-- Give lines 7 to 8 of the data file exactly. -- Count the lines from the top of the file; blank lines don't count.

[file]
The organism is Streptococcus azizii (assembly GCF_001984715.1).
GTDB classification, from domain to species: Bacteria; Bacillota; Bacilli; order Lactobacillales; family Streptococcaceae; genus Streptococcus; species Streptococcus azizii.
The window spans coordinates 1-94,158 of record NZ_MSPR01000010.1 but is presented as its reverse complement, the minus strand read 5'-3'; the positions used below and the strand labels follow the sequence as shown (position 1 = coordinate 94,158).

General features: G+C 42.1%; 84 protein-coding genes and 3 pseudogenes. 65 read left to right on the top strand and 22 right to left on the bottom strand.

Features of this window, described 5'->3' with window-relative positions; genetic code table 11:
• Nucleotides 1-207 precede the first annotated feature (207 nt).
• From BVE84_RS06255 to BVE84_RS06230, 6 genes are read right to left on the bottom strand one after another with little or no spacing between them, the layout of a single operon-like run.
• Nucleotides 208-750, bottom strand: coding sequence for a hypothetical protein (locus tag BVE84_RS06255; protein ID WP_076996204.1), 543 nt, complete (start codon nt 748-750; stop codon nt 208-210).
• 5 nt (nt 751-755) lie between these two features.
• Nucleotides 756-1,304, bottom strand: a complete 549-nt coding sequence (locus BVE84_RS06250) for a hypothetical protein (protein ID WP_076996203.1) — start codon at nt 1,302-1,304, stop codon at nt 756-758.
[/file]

• From BVE84_RS06255 to BVE84_RS06230, 6 genes are read right to left on the bottom strand one after another with little or no spacing between them, the layout of a single operon-like run.
• Nucleotides 208-750, bottom strand: coding sequence for a hypothetical protein (locus tag BVE84_RS06255; protein ID WP_076996204.1), 543 nt, complete (start codon nt 748-750; stop codon nt 208-210).